Cancer can be thought of as a micro-evolutionary process at the cellular level.
I will show you how the application of evolutionary theory to cancer evolution, dispersal, and relapse has potential for a future Nobel prize. It will also illustrate why every medical student needs to understand evolution.
Cancer evolution has many parallels with the evolution of antimicrobial resistance. Many of the concepts we learned for that earlier topic will apply here too, especially as they relate to evolution of chemotherapy resistant cancer clones.
Athena Aktipis and Carlo Maley are authors of some of this week’s readings. They are two extremely talented evolutionary medicine researchers who have launched the Center for Evolution and Cancer at UCSF. You can read more about them here and here.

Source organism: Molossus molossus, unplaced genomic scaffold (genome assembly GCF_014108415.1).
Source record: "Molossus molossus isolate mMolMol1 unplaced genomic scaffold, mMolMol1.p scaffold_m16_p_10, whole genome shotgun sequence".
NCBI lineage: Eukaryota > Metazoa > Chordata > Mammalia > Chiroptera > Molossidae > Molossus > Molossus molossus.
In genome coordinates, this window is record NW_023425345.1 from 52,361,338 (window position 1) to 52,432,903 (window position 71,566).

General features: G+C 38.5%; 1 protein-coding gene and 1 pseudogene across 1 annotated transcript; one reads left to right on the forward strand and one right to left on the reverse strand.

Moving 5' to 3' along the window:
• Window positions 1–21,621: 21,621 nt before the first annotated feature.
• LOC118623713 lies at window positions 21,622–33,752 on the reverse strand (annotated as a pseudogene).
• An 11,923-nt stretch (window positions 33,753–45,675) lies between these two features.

3. Aktipis, Maley, and Pepper. Dispersal Evolution in Neoplasms: The Role of Disregulated Metabolism in the Evolution of Cell Motility. Cancer Prevention Research, Feb 2012.
4. Aktipis Kwan et al Overlooking Evolution: A Systematic Analysis of Cancer Relapse and Therapeutic Resistance Research. PLoS One. 2011;6(11):e26100. Epub 2011 Nov 17.
Researchers have discovered that aggressive screening and treatment of many cancers can be ineffective and counterproductive. We will discuss several examples of this in class, including breast cancer and prostate cancer. What are some of the reasons why chemotherapy (anti-cancer drugs) can sometimes result in worse outcomes, including metastatic disease and shorter lives? Use the readings to explain your answer.